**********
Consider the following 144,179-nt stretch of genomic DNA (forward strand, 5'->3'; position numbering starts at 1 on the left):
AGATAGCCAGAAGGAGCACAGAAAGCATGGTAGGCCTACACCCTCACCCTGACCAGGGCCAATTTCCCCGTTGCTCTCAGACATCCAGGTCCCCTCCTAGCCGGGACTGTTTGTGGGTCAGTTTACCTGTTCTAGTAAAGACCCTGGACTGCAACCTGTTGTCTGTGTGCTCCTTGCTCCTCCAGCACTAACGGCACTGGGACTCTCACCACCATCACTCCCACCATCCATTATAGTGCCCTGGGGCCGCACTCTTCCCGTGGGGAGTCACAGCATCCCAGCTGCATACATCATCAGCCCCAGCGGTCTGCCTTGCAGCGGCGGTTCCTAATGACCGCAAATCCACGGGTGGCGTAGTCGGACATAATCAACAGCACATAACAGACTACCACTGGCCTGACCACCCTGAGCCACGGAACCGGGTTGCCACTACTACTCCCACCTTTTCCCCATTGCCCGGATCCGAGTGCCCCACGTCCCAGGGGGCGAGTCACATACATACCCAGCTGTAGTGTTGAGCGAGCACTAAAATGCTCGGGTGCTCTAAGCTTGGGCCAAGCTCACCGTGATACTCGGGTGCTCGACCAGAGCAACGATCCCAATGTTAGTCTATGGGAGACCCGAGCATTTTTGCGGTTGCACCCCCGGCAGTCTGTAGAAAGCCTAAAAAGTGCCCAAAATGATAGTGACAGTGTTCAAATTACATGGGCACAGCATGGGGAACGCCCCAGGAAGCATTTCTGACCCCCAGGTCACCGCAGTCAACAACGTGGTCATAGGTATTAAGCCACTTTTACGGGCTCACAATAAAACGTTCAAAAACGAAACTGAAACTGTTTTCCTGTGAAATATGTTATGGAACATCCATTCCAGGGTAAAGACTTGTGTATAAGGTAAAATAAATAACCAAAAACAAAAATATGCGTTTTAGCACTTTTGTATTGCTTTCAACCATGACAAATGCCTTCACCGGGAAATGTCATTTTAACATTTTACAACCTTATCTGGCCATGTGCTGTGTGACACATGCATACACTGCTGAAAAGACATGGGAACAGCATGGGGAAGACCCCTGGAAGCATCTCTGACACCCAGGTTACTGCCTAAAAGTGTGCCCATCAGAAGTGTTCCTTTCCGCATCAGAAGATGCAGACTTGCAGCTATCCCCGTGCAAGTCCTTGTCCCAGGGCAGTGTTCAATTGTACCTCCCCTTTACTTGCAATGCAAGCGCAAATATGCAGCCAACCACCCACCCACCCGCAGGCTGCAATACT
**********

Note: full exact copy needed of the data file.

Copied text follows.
Consider the following 144,179-nt stretch of genomic DNA (forward strand, 5'->3'; position numbering starts at 1 on the left):
AGATAGCCAGAAGGAGCACAGAAAGCATGGTAGGCCTACACCCTCACCCTGACCAGGGCCAATTTCCCCGTTGCTCTCAGACATCCAGGTCCCCTCCTAGCCGGGACTGTTTGTGGGTCAGTTTACCTGTTCTAGTAAAGACCCTGGACTGCAACCTGTTGTCTGTGTGCTCCTTGCTCCTCCAGCACTAACGGCACTGGGACTCTCACCACCATCACTCCCACCATCCATTATAGTGCCCTGGGGCCGCACTCTTCCCGTGGGGAGTCACAGCATCCCAGCTGCATACATCATCAGCCCCAGCGGTCTGCCTTGCAGCGGCGGTTCCTAATGACCGCAAATCCACGGGTGGCGTAGTCGGACATAATCAACAGCACATAACAGACTACCACTGGCCTGACCACCCTGAGCCACGGAACCGGGTTGCCACTACTACTCCCACCTTTTCCCCATTGCCCGGATCCGAGTGCCCCACGTCCCAGGGGGCGAGTCACATACATACCCAGCTGTAGTGTTGAGCGAGCACTAAAATGCTCGGGTGCTCTAAGCTTGGGCCAAGCTCACCGTGATACTCGGGTGCTCGACCAGAGCAACGATCCCAATGTTAGTCTATGGGAGACCCGAGCATTTTTGCGGTTGCACCCCCGGCAGTCTGTAGAAAGCCTAAAAAGTGCCCAAAATGATAGTGACAGTGTTCAAATTACATGGGCACAGCATGGGGAACGCCCCAGGAAGCATTTCTGACCCCCAGGTCACCGCAGTCAACAACGTGGTCATAGGTATTAAGCCACTTTTACGGGCTCACAATAAAACGTTCAAAAACGAAACTGAAACTGTTTTCCTGTGAAATATGTTATGGAACATCCATTCCAGGGTAAAGACTTGTGTATAAGGTAAAATAAATAACCAAAAACAAAAATATGCGTTTTAGCACTTTTGTATTGCTTTCAACCATGACAAATGCCTTCACCGGGAAATGTCATTTTAACATTTTACAACCTTATCTGGCCATGTGCTGTGTGACACATGCATACACTGCTGAAAAGACATGGGAACAGCATGGGGAAGACCCCTGGAAGCATCTCTGACACCCAGGTTACTGCCTAAAAGTGTGCCCATCAGAAGTGTTCCTTTCCGCATCAGAAGATGCAGACTTGCAGCTATCCCCGTGCAAGTCCTTGTCCCAGGGCAGTGTTCAATTGTACCTCCCCTTTACTTGCAATGCAAGCGCAAATATGCAGCCAACCACCCACCCACCCGCAGGCTGCAATACT